Ultimately, the legacy of the oil spill should be an end to the idiotic “drill baby, drill” rhetoric that has been coming from the right for the past couple years. Offshore drilling is more dangerous than the oil executives and marketers like to admit. The free market failed to regulate itself and corruption in regulatory agencies (as well as lobbying in Congress) caused government regulations to be useless as well. The greatest irony is that the government is better prepared to rescue astronauts in space than they are to plug a hole on the ocean floor.

From the 1970s oil crises (and the stagflation these high oil prices stimulated) to the Exxon Valdez spill in 1989 to the current BP Deepwater Horizon disaster, we’ve put up with a lot of trouble for an industry that continues to soak up our money like a sponge. This country desperately needs to ditch the oil habit. The oil business gouges hard-working Americans, soils our political dialogue, endangers our national security and diplomatic independence, dirties the environment, kills other business interests, and keeps churning record-breaking profits at everyone’s expense.

Posted by: The moderator | May 27, 2010

Changing Fortunes for Apple and Microsoft

Way to go Apple! The quirky California company has overtaken Washington-based Microsoft as the biggest tech company and is now the second largest company on the S&P 500, behind only ExxonMobil. This is the first time Apple’s market value has been worth more than Microsoft since 1989. Of course, Apple’s stock prices have already been clobbering Microsoft during the past decade thanks to Apple’s trendsetting iPod and a renewed attempt to bring Macs into the mainstream. Heck, even Valve has ported their Steam content management system to the Mac, making Apple’s computers a viable platform for hard-core gamers (think Counterstrike). Not bad for a company that almost went belly-up in the ’90s and had to get help from its competitors to stay alive.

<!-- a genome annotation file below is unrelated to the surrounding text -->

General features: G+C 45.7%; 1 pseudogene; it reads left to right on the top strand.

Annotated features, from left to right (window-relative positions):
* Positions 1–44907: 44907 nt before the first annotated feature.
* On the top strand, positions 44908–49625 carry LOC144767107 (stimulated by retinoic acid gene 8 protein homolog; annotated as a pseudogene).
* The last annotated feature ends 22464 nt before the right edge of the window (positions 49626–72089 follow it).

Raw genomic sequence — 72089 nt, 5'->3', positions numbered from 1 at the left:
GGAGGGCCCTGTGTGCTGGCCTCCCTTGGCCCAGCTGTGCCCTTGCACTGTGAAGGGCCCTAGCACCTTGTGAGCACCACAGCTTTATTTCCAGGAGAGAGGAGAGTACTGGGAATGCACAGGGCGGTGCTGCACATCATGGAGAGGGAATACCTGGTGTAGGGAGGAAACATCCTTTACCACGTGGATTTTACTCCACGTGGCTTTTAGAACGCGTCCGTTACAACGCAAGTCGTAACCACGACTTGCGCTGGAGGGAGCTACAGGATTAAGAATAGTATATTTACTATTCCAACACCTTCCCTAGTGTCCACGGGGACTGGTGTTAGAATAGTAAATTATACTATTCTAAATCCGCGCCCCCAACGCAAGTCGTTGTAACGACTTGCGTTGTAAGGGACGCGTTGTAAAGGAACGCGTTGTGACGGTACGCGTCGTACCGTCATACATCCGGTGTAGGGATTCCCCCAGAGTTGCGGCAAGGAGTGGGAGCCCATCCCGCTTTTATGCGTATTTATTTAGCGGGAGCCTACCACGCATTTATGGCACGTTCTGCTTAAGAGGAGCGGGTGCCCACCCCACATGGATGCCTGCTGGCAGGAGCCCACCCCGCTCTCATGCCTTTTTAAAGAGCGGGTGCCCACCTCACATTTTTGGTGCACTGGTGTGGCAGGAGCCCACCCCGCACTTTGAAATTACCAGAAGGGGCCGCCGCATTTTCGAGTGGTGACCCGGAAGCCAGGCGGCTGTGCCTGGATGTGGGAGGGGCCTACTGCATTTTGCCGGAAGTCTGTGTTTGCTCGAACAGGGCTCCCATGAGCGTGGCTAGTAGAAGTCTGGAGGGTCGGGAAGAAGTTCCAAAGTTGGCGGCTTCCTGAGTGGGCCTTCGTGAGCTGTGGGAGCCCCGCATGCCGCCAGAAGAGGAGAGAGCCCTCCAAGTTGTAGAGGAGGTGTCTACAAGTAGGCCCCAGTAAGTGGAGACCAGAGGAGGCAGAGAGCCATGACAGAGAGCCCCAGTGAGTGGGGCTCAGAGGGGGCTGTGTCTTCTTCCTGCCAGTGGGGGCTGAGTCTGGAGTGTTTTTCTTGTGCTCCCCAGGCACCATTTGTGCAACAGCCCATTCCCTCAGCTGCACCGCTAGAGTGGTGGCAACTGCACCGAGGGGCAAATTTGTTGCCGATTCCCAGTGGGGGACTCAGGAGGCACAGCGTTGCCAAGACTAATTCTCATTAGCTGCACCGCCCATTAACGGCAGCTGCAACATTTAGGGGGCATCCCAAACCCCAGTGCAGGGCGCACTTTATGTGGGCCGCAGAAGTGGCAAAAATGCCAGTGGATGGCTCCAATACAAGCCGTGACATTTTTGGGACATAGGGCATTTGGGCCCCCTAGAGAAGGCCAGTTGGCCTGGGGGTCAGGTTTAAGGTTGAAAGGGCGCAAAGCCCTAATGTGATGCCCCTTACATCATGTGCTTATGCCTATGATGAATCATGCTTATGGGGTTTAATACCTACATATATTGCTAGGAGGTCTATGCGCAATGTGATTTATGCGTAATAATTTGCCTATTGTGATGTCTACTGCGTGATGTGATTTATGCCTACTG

Posted by: The moderator | May 11, 2010

Britain’s New Direction

In 2008, a wave of “change” brought the left-leaning party into power in the United States. In 2010, another wave of “change” splashed on shores across the sea from America, bringing the right-leaning party into an uneasy position of power in Great Britain. Strange how “change” can benefit anyone, even political parties that thrive on slowing and/or undoing social and economic changes.

The new Prime Minister of the United Kingdom is Conservative Party leader David Cameron, who replaces the Labour Party’s Gordon Brown after Brown handed his resignation to the Queen. Cameron’s Conservatives were elected to the most seats in parliament, but they do not have a simple majority since a smattering of smaller parties received representation as well, including Britain’s largest third party, the Liberal Democrats. Both the Conservatives and Labour tried to woo the Liberal Democrats to form a coalition government, and it appears the Tories (Conservatives) were the most successful.

I’m happy to see a new party mix things up on the other side of the pond. I’m also encouraged by the fact that all three major parties campaigned on reforming the political system by either writing a real constitution or creating a bill of rights. There’s even a serious movement to make the archaic House of Lords an elected assembly like the Senate in the United States. Funny how the British are now looking to their old renegade colony for ideas.

Best of all, a coalition government between the Conservatives and Liberal Democrats means those two parties have to work together to remain in power, meaning the two must compromise on some of the most important issues facing Britain (and Northern Ireland).

« Newer Posts - Older Posts »

Categories